Throughout our lives all of us have probably had times when we wanted to be more or less anonymous and more or less memorable.
Things have been said that individuals with disabilities are often ignored or treated as “invisible”. My experience has been quite the opposite. Like it or not, our disabilities can make us less invisible and more memorable. What we do with that has to be our choice.
It feels to me that since passage of the ADA (Americans with Disabilities Act) people with disabilities no longer have to hide-out in their homes and can more freely move around independently in the real world.
I live in a community where sidewalks, stores and bus lines abound. Very few things stop me from leaving home and traveling around my world whenever I want or need to do so. And that I do!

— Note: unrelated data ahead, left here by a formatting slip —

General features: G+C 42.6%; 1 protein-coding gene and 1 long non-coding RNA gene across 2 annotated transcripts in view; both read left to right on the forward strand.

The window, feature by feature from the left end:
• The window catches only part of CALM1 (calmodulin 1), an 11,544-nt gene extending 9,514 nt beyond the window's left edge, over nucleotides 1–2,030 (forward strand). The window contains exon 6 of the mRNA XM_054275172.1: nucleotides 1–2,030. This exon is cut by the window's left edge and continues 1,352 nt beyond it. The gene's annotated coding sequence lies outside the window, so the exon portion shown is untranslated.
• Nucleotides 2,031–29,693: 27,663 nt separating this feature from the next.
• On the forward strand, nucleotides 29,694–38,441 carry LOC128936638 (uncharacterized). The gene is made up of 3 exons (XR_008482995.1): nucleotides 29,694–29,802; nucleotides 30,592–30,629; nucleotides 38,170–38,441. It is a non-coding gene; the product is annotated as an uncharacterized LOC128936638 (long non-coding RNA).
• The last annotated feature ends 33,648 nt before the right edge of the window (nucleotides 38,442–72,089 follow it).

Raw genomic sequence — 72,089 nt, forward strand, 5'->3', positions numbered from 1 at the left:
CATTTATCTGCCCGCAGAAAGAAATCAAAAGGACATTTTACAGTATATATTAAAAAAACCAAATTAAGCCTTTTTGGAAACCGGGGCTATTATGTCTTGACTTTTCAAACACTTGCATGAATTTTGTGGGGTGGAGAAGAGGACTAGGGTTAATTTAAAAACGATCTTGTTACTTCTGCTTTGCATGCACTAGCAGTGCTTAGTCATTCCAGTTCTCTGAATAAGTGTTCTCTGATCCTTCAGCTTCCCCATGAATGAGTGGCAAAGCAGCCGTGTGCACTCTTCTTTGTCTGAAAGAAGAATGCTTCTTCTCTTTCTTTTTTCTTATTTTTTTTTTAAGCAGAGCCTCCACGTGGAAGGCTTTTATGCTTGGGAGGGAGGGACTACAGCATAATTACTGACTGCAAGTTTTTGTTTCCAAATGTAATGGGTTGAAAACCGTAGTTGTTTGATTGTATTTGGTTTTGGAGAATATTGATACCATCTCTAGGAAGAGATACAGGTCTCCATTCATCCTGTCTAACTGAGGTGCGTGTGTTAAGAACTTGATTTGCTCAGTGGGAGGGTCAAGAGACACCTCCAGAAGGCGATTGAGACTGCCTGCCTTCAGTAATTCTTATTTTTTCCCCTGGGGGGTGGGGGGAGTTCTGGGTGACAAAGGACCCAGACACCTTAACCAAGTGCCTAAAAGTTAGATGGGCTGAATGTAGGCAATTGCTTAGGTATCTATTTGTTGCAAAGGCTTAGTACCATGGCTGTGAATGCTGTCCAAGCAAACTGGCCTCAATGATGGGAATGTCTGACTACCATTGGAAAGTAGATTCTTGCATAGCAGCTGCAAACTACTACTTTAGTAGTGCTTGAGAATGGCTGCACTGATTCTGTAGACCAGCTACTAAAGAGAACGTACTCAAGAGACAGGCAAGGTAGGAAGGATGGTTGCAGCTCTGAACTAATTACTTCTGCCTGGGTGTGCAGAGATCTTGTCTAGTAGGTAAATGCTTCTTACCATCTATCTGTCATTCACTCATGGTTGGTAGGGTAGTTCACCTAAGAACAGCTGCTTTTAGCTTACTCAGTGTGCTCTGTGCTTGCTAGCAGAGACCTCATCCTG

People see me all around town living seemingly fearlessly in my wheelchair. And they remember me. And they say that are inspired. If I were doing the same things without a disability I would blend in as just another shopper or just another neighbor.
As people have recounted how they been watching me and how my normal life has inspired them I have begun to understand the importance of my non-anonymity. My disability has turned me from being “the common man” to being a memorable image of thriving with disability.
Each day we all have the opportunity to memorably represent our community. Remembering the non-anonymity our disabilities can produce may help us to maintain a higher level of courtesy, optimism and friendliness. People are seeing us!